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Principles of the General Theory of Information

Burgin, Mark
 Incorporated contributions
Burgin (2/2011)
 Usage domain
Principes de la Theórie Générale de l'Information
 German Grundsätze der Allgemeine Informationstheorie

The methodological stratum of the General Theory of Information (GTI) studies basic principles of information theory and information technology.

Ontological Principle O1

(the Locality Principle). It is necessary to separate information in general from information (or a portion of information) for a system R

In other words, empirically, it is possible to speak only about information (or a portion of information) for a system. This principle separates local and global approaches to information definition, i.e., in what context information is defined.

The Locality Principle explicates an important property of information, but says nothing what information is. The essence of information is described by the second ontological principle, which has several forms. 

Ontological Principle O2 

(the General Transformation Principle). In a broad sense, information for a system R is a capacity to cause changes in the system R

Thus, we may understand information in a broad sense as a capacity (ability or potency) of things, both material and abstract, to change other things. Information exists in the form of portions of information. 

Information in a proper sense is defined of structural infological systems. In essence, any subsystem of a system may be considered as its infological system. However, information in a strict sense acts on structural infological systems where an infological system is structural if all its elements are structures. For example, systems of knowledge are structures.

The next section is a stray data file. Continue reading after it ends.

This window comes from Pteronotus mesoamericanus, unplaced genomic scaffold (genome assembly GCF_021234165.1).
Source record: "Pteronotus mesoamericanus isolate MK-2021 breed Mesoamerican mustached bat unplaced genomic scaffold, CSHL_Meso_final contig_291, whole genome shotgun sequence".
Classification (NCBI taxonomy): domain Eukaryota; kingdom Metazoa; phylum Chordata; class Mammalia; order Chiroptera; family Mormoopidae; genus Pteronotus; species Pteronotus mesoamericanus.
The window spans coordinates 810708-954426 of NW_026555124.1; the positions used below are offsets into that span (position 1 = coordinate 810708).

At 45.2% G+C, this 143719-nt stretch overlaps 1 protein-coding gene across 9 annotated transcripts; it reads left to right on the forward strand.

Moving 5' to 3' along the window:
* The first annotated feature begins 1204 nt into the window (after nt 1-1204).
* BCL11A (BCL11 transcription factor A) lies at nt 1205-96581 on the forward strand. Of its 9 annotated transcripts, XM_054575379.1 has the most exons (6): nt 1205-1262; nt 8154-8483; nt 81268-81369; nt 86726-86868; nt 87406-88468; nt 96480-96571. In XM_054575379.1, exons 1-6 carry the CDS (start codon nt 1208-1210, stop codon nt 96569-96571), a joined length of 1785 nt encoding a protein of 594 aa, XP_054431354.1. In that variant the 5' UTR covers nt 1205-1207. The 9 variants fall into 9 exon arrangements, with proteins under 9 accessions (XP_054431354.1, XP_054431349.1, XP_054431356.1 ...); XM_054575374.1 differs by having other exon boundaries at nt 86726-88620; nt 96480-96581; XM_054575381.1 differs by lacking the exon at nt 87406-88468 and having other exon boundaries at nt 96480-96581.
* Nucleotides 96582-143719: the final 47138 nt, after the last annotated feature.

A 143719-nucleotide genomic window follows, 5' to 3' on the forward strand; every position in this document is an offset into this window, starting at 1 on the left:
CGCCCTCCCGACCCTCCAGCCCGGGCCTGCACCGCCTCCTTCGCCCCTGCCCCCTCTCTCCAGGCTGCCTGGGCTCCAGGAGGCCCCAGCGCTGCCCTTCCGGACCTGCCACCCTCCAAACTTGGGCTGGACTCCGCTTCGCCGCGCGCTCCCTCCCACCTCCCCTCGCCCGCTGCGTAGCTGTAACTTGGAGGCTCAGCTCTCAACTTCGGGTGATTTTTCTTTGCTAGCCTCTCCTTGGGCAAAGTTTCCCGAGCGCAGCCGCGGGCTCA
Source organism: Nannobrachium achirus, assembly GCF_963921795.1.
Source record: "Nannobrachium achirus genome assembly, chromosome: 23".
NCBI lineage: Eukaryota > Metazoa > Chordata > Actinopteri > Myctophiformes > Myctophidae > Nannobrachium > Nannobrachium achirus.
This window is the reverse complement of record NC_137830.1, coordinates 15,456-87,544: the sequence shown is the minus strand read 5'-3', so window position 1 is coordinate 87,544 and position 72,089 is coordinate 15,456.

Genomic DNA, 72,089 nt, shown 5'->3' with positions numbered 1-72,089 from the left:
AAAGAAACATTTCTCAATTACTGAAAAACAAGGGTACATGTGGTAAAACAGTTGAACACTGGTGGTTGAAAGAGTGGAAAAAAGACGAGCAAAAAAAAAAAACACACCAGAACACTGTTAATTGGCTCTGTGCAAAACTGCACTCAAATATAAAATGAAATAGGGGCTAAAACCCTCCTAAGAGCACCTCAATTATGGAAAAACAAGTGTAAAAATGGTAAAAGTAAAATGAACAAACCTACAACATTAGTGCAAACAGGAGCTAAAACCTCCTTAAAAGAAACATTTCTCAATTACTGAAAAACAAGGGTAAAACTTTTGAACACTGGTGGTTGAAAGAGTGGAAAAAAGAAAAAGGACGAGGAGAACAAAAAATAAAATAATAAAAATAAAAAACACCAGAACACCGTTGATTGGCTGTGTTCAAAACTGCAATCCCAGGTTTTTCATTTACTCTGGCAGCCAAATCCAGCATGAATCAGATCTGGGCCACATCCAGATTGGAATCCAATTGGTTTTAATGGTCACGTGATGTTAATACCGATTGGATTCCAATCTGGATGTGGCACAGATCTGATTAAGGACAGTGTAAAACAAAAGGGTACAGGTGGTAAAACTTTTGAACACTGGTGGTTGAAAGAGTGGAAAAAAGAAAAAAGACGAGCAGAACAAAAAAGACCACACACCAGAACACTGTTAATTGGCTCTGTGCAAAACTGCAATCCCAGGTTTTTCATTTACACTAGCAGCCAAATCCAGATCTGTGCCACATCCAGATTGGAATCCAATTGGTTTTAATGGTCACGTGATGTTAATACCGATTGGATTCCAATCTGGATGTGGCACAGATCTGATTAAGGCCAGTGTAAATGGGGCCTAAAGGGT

Ontological Principle O2g 

(the Relativized Transformation Principle). Information for a system R relative to the infological system IF(R) is a capacity to cause changes in the system IF(R). 

Elements from IF(R) are called infological elements. 

Ontological Principle O2a 

(the Special Transformation Principle). Information in the strict sense or proper information or, simply, information for a system R, is a capacity to change structural infological elements from an infological system IF(R) of the system R.  

An infological system IF(R) of the system R is called cognitive if IF(R) contains (stores) elements or constituents of cognition, such as knowledge, data, ideas, fantasies, abstractions, beliefs, etc. A cognitive infological system of a system R is denoted by CIF(R) and is related to cognitive information. 

Ontological Principle O2c 

(the Cognitive Transformation Principle).  Cognitive information for a system R, is a capacity to cause changes in the cognitive infological system IFC(R) of the system R.  

Ontological Principle O3 

(the Embodiment Principle). For any portion of information I, there is always a carrier C of this portion of information for a system R

The substance C that is a carrier of the portion of information I is called the physical, or material, carrier ofI.

Ontological Principle O4

(the Representability Principle). For any portion of information I, there is always a representation C of this portion of information for a system R.

Ontological Principle O5

(the Interaction Principle). A transaction/transition/transmission of information goes on only in some interaction of C with R

Ontological Principle O6

(the Actuality Principle).  A system R accepts a portion of information I only if the transaction/transition/transmission causes corresponding transformations in R.

Ontological Principle O7

(the Multiplicity Principle). One and the same carrier C can contain different portions of information for one and the same system R
  • BURGIN, M. (2010). Theory of Information: Fundamentality, Diversity and Unification. Singapore: World Scientific Publishing.
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Burgin, Mark (Feb/2012)
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